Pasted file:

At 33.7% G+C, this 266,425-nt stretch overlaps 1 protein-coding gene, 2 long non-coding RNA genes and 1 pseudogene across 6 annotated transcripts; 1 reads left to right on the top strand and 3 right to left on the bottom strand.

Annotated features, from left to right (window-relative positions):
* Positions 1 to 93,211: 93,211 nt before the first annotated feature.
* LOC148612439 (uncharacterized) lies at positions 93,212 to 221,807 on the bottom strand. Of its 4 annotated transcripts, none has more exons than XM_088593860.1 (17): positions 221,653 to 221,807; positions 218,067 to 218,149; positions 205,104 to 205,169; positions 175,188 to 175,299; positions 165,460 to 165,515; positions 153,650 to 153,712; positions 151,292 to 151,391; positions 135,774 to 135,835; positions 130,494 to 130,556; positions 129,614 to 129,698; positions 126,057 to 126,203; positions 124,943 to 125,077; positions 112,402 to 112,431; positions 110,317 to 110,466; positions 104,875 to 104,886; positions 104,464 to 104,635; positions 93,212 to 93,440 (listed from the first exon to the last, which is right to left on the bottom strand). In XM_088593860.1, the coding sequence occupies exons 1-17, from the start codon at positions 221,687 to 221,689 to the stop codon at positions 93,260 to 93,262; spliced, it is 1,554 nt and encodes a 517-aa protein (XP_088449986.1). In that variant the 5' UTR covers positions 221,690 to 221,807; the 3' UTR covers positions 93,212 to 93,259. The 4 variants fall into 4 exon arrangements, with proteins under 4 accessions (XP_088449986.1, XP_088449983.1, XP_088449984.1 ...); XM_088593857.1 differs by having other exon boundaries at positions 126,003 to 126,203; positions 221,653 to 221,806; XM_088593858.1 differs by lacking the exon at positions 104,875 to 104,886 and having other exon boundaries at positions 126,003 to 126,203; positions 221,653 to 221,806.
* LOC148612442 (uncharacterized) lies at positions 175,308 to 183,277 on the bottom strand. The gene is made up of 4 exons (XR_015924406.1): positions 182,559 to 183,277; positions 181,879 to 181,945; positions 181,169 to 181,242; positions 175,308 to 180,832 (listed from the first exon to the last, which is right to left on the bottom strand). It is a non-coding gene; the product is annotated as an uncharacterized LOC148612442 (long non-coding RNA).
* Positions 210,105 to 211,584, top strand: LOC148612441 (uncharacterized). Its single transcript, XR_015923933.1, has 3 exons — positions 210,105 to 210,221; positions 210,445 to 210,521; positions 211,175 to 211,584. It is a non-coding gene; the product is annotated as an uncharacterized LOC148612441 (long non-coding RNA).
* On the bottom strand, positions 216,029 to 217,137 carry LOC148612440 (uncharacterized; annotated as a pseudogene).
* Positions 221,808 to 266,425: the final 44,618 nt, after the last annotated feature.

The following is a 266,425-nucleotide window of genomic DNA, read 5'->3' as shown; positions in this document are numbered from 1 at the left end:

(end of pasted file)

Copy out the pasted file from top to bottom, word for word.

At 33.7% G+C, this 266,425-nt stretch overlaps 1 protein-coding gene, 2 long non-coding RNA genes and 1 pseudogene across 6 annotated transcripts; 1 reads left to right on the top strand and 3 right to left on the bottom strand.

Annotated features, from left to right (window-relative positions):
* Positions 1 to 93,211: 93,211 nt before the first annotated feature.
* LOC148612439 (uncharacterized) lies at positions 93,212 to 221,807 on the bottom strand. Of its 4 annotated transcripts, none has more exons than XM_088593860.1 (17): positions 221,653 to 221,807; positions 218,067 to 218,149; positions 205,104 to 205,169; positions 175,188 to 175,299; positions 165,460 to 165,515; positions 153,650 to 153,712; positions 151,292 to 151,391; positions 135,774 to 135,835; positions 130,494 to 130,556; positions 129,614 to 129,698; positions 126,057 to 126,203; positions 124,943 to 125,077; positions 112,402 to 112,431; positions 110,317 to 110,466; positions 104,875 to 104,886; positions 104,464 to 104,635; positions 93,212 to 93,440 (listed from the first exon to the last, which is right to left on the bottom strand). In XM_088593860.1, the coding sequence occupies exons 1-17, from the start codon at positions 221,687 to 221,689 to the stop codon at positions 93,260 to 93,262; spliced, it is 1,554 nt and encodes a 517-aa protein (XP_088449986.1). In that variant the 5' UTR covers positions 221,690 to 221,807; the 3' UTR covers positions 93,212 to 93,259. The 4 variants fall into 4 exon arrangements, with proteins under 4 accessions (XP_088449986.1, XP_088449983.1, XP_088449984.1 ...); XM_088593857.1 differs by having other exon boundaries at positions 126,003 to 126,203; positions 221,653 to 221,806; XM_088593858.1 differs by lacking the exon at positions 104,875 to 104,886 and having other exon boundaries at positions 126,003 to 126,203; positions 221,653 to 221,806.
* LOC148612442 (uncharacterized) lies at positions 175,308 to 183,277 on the bottom strand. The gene is made up of 4 exons (XR_015924406.1): positions 182,559 to 183,277; positions 181,879 to 181,945; positions 181,169 to 181,242; positions 175,308 to 180,832 (listed from the first exon to the last, which is right to left on the bottom strand). It is a non-coding gene; the product is annotated as an uncharacterized LOC148612442 (long non-coding RNA).
* Positions 210,105 to 211,584, top strand: LOC148612441 (uncharacterized). Its single transcript, XR_015923933.1, has 3 exons — positions 210,105 to 210,221; positions 210,445 to 210,521; positions 211,175 to 211,584. It is a non-coding gene; the product is annotated as an uncharacterized LOC148612441 (long non-coding RNA).
* On the bottom strand, positions 216,029 to 217,137 carry LOC148612440 (uncharacterized; annotated as a pseudogene).
* Positions 221,808 to 266,425: the final 44,618 nt, after the last annotated feature.

The following is a 266,425-nucleotide window of genomic DNA, read 5'->3' as shown; positions in this document are numbered from 1 at the left end: